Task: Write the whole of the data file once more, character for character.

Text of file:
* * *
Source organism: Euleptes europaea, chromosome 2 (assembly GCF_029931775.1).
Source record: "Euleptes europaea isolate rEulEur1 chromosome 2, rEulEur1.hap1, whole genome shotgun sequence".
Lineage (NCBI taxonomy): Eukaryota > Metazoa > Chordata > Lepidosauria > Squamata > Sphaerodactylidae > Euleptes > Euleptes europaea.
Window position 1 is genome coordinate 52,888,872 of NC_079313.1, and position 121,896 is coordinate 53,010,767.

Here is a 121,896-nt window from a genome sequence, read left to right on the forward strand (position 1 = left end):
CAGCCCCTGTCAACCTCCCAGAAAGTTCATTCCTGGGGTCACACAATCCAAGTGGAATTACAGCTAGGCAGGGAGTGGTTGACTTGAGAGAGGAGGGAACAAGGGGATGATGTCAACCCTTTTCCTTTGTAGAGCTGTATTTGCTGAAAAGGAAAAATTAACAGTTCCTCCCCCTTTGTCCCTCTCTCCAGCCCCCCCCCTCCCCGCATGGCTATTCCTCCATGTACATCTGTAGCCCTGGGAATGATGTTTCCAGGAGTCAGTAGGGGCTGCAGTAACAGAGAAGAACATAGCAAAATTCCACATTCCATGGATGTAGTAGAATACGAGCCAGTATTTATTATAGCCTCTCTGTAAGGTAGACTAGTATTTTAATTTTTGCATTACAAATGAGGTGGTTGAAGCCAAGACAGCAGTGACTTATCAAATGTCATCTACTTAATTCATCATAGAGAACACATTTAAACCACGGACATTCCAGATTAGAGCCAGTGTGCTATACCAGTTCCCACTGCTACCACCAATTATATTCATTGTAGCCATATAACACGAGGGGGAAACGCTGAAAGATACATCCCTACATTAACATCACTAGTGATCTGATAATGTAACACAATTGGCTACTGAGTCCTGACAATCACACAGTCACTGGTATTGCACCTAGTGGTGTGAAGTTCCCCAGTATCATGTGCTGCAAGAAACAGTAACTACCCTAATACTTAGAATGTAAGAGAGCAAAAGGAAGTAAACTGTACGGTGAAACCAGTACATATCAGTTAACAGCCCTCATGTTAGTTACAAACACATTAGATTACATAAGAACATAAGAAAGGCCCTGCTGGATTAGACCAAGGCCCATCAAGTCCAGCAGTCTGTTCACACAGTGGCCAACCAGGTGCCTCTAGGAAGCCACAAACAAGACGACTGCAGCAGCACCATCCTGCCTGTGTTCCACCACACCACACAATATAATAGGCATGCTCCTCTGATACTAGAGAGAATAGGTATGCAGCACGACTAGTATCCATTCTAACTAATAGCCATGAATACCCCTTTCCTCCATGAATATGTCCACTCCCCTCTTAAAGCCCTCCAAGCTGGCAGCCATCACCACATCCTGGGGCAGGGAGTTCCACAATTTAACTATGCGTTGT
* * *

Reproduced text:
Source organism: Euleptes europaea, chromosome 2 (assembly GCF_029931775.1).
Source record: "Euleptes europaea isolate rEulEur1 chromosome 2, rEulEur1.hap1, whole genome shotgun sequence".
Lineage (NCBI taxonomy): Eukaryota > Metazoa > Chordata > Lepidosauria > Squamata > Sphaerodactylidae > Euleptes > Euleptes europaea.
Window position 1 is genome coordinate 52,888,872 of NC_079313.1, and position 121,896 is coordinate 53,010,767.

Here is a 121,896-nt window from a genome sequence, read left to right on the forward strand (position 1 = left end):
CAGCCCCTGTCAACCTCCCAGAAAGTTCATTCCTGGGGTCACACAATCCAAGTGGAATTACAGCTAGGCAGGGAGTGGTTGACTTGAGAGAGGAGGGAACAAGGGGATGATGTCAACCCTTTTCCTTTGTAGAGCTGTATTTGCTGAAAAGGAAAAATTAACAGTTCCTCCCCCTTTGTCCCTCTCTCCAGCCCCCCCCCTCCCCGCATGGCTATTCCTCCATGTACATCTGTAGCCCTGGGAATGATGTTTCCAGGAGTCAGTAGGGGCTGCAGTAACAGAGAAGAACATAGCAAAATTCCACATTCCATGGATGTAGTAGAATACGAGCCAGTATTTATTATAGCCTCTCTGTAAGGTAGACTAGTATTTTAATTTTTGCATTACAAATGAGGTGGTTGAAGCCAAGACAGCAGTGACTTATCAAATGTCATCTACTTAATTCATCATAGAGAACACATTTAAACCACGGACATTCCAGATTAGAGCCAGTGTGCTATACCAGTTCCCACTGCTACCACCAATTATATTCATTGTAGCCATATAACACGAGGGGGAAACGCTGAAAGATACATCCCTACATTAACATCACTAGTGATCTGATAATGTAACACAATTGGCTACTGAGTCCTGACAATCACACAGTCACTGGTATTGCACCTAGTGGTGTGAAGTTCCCCAGTATCATGTGCTGCAAGAAACAGTAACTACCCTAATACTTAGAATGTAAGAGAGCAAAAGGAAGTAAACTGTACGGTGAAACCAGTACATATCAGTTAACAGCCCTCATGTTAGTTACAAACACATTAGATTACATAAGAACATAAGAAAGGCCCTGCTGGATTAGACCAAGGCCCATCAAGTCCAGCAGTCTGTTCACACAGTGGCCAACCAGGTGCCTCTAGGAAGCCACAAACAAGACGACTGCAGCAGCACCATCCTGCCTGTGTTCCACCACACCACACAATATAATAGGCATGCTCCTCTGATACTAGAGAGAATAGGTATGCAGCACGACTAGTATCCATTCTAACTAATAGCCATGAATACCCCTTTCCTCCATGAATATGTCCACTCCCCTCTTAAAGCCCTCCAAGCTGGCAGCCATCACCACATCCTGGGGCAGGGAGTTCCACAATTTAACTATGCGTTGT